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Leadership Versus Series: Leadership vs Management

Leadership Versus Series: Leadership vs Management

This age-old discussion about leadership and management will never go away, nor should it. It is critical for leaders to know the difference between leadership and management and when to apply each. While management is necessary for all work settings, it differs from leading. 


Lower-Case “l” versus Upper-Case “L”


My friend Marty Strong (USN SEAL retired, CEO and author), in his book titled Be Nimble, and on my podcast, describes leadership with a lower-case l in contrast to leadership with a capital L. The small l, known as management, is monitoring preset conditions and parameters and implementing preapproved corrective actions in order to correct matters that are considered to be out of parameters. Managers have great technical competence. Leading people, on the other hand, requires a detailed understanding of the organizational goals and inspiring everyone on the team to pursue those goals with vigor. People want to be led, not managed, and certainly not micromanaged. 


As entrepreneurs, we start as the subject matter expert delivering the product or service while developing and refining the business plan as the company’s chief executive. Over time, we have to evolve our leadership by not delivering the product or service directly. Rather, we should enable others (by the way, enabling others is my definition of leadership) to directly interface with customers while we create the conditions for our teammates to be successful.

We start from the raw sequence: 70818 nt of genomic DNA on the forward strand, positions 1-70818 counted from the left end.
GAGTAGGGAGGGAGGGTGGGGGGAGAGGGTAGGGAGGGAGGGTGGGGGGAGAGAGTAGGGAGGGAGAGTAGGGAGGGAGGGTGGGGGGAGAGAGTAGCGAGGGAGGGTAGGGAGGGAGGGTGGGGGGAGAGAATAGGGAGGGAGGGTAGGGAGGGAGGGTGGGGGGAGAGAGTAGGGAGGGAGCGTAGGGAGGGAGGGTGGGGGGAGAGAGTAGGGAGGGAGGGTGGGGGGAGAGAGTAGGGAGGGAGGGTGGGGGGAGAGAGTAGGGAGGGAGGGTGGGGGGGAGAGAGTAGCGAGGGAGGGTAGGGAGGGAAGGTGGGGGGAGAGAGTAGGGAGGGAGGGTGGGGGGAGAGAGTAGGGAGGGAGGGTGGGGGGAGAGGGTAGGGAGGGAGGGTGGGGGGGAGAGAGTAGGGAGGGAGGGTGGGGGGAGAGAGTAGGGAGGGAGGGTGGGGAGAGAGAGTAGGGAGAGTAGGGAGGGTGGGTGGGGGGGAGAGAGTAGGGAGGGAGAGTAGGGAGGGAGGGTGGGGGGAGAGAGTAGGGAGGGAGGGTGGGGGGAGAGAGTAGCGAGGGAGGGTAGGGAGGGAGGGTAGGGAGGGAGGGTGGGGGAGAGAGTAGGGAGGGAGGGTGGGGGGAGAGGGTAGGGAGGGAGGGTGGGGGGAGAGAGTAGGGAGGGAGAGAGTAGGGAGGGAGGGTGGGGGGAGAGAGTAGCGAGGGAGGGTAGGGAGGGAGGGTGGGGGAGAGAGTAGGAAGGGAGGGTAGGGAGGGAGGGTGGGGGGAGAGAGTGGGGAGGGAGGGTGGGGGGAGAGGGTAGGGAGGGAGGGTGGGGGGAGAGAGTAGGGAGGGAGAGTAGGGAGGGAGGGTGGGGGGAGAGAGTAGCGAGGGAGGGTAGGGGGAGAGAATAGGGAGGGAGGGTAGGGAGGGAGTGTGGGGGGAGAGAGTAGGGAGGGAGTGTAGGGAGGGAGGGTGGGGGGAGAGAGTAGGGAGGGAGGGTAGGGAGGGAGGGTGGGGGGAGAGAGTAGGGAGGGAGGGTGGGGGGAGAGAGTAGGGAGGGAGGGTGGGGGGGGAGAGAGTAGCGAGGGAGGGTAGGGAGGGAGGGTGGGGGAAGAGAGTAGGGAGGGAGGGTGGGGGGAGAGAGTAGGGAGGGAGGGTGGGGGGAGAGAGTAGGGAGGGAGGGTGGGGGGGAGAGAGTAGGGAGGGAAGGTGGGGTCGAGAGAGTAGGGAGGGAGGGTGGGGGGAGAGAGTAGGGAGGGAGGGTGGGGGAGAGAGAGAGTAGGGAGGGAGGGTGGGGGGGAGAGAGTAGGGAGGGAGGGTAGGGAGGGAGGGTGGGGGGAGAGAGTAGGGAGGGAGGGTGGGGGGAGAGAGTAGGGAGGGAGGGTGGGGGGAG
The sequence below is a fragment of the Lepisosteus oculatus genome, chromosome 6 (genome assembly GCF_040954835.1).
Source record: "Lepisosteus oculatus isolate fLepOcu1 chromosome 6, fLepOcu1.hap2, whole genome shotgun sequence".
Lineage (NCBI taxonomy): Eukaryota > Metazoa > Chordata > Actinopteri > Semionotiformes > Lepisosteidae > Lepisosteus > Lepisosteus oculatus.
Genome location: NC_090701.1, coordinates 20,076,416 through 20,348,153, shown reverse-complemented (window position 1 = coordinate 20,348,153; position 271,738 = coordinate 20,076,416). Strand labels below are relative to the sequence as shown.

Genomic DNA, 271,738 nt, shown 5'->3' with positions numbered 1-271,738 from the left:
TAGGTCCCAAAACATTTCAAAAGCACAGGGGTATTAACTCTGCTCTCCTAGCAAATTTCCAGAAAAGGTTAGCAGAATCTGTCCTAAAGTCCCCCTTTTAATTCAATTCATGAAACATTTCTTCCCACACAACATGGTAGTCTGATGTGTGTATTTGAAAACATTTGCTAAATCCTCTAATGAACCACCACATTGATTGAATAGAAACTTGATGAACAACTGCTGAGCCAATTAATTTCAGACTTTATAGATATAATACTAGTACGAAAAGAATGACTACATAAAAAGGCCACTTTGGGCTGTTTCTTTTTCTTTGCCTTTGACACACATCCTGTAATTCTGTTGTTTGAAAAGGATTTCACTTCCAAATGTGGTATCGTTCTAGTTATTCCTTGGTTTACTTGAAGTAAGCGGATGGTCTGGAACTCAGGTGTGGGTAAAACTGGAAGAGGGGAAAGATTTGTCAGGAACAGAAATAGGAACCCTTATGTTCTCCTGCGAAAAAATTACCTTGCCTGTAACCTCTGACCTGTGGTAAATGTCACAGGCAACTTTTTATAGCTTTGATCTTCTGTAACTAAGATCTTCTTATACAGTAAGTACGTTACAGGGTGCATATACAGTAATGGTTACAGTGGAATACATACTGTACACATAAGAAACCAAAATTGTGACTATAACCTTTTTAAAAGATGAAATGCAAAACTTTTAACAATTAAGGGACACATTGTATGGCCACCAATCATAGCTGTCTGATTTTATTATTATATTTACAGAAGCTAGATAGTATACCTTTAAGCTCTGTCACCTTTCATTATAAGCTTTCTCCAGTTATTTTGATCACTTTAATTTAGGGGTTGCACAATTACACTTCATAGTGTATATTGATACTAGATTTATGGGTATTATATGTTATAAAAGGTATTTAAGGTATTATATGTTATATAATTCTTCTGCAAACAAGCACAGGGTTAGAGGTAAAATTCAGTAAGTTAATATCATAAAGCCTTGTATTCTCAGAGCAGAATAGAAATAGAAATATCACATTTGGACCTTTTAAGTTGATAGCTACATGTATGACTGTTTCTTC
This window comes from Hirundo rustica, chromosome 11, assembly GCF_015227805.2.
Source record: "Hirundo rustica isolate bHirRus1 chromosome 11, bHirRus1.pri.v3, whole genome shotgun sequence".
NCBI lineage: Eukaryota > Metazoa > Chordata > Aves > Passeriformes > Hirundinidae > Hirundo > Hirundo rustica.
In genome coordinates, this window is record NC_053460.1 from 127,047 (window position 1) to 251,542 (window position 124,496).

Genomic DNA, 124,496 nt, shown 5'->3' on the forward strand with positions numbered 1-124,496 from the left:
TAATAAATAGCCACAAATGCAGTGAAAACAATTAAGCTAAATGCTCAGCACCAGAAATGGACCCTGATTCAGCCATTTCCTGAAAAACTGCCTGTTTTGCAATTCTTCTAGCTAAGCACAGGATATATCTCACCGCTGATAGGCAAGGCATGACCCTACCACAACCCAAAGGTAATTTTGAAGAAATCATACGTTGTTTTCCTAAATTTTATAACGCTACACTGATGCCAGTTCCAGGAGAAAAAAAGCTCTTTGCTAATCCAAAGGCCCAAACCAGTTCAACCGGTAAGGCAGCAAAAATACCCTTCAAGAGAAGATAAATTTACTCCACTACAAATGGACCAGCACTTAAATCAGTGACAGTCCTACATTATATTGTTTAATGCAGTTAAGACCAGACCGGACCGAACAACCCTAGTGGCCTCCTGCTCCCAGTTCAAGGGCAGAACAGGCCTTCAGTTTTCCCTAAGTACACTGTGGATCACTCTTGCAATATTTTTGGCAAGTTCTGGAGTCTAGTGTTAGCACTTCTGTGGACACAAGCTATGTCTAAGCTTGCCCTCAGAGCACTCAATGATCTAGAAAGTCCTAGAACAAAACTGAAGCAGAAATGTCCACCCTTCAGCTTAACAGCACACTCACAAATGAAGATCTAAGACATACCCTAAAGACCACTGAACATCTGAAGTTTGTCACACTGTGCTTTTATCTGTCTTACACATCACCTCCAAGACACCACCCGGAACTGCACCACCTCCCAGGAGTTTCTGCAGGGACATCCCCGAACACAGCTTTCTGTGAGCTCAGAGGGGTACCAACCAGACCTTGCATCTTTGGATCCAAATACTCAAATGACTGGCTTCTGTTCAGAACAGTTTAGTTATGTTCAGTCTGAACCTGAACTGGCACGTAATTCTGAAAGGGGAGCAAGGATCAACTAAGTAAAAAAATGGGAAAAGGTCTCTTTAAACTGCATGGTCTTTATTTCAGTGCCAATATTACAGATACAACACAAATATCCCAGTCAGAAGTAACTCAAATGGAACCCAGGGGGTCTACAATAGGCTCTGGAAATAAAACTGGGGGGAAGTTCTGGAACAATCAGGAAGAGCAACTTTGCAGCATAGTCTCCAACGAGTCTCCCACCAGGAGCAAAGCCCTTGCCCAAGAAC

It is critical that you lead, especially when a situation demands leadership. As indicated above, people are not machines. Those you lead have lives outside of the workplace. We all have wives, husbands, children, house payments, unexpected visits to the emergency room, unanticipated expenses, illness, death of loved ones, and on and on. In some cases, such as the death of a family member, this will most likely be a life-changing event. In my experience, particularly in the military, your ability to lead the person and the organization through this life-changing event is one of the hallmarks of leadership. 

The following is from a Forbes article:


9 Differences Between Being A Leader And A Manager (FORBES 2016)


Leaders create a vision, managers create goals

Leaders are change agents, managers maintain the status quo

Leaders take risks, managers control risk

Leaders are in it for the long haul, managers think short-term.

Leaders are unique, managers copy

Leaders build relationships, managers build systems and processes.

Leaders coach, managers direct.

Leaders grow personally, managers rely on existing, proven skills

Leaders create fans, managers have employees


I define leadership in my terms and hold myself to account.  Those you lead will let you know if you are in the leadership zone and if you are not. Seek their feedback when you think it would be helpful. This will also contribute to the high culture, which is the magic within any organization.


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